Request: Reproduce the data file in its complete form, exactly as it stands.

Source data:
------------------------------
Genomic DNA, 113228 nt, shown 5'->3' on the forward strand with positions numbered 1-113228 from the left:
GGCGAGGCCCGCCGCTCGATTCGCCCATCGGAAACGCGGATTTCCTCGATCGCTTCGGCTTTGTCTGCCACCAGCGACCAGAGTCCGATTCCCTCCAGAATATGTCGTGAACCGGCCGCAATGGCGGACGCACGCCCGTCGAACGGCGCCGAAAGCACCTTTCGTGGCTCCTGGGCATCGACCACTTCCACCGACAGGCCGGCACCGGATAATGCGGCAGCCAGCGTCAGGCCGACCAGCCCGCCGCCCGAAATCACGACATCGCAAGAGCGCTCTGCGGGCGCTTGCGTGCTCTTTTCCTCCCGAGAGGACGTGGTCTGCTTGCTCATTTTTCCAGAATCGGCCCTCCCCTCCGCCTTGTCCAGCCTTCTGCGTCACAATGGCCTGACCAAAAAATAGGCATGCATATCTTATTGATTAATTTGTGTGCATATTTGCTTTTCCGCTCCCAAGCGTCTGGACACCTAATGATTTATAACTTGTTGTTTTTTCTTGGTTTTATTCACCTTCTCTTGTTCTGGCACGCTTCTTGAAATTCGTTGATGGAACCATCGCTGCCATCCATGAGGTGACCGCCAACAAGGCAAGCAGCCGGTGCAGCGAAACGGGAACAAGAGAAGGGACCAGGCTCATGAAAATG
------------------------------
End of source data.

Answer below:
Genomic DNA, 113228 nt, shown 5'->3' on the forward strand with positions numbered 1-113228 from the left:
GGCGAGGCCCGCCGCTCGATTCGCCCATCGGAAACGCGGATTTCCTCGATCGCTTCGGCTTTGTCTGCCACCAGCGACCAGAGTCCGATTCCCTCCAGAATATGTCGTGAACCGGCCGCAATGGCGGACGCACGCCCGTCGAACGGCGCCGAAAGCACCTTTCGTGGCTCCTGGGCATCGACCACTTCCACCGACAGGCCGGCACCGGATAATGCGGCAGCCAGCGTCAGGCCGACCAGCCCGCCGCCCGAAATCACGACATCGCAAGAGCGCTCTGCGGGCGCTTGCGTGCTCTTTTCCTCCCGAGAGGACGTGGTCTGCTTGCTCATTTTTCCAGAATCGGCCCTCCCCTCCGCCTTGTCCAGCCTTCTGCGTCACAATGGCCTGACCAAAAAATAGGCATGCATATCTTATTGATTAATTTGTGTGCATATTTGCTTTTCCGCTCCCAAGCGTCTGGACACCTAATGATTTATAACTTGTTGTTTTTTCTTGGTTTTATTCACCTTCTCTTGTTCTGGCACGCTTCTTGAAATTCGTTGATGGAACCATCGCTGCCATCCATGAGGTGACCGCCAACAAGGCAAGCAGCCGGTGCAGCGAAACGGGAACAAGAGAAGGGACCAGGCTCATGAAAATG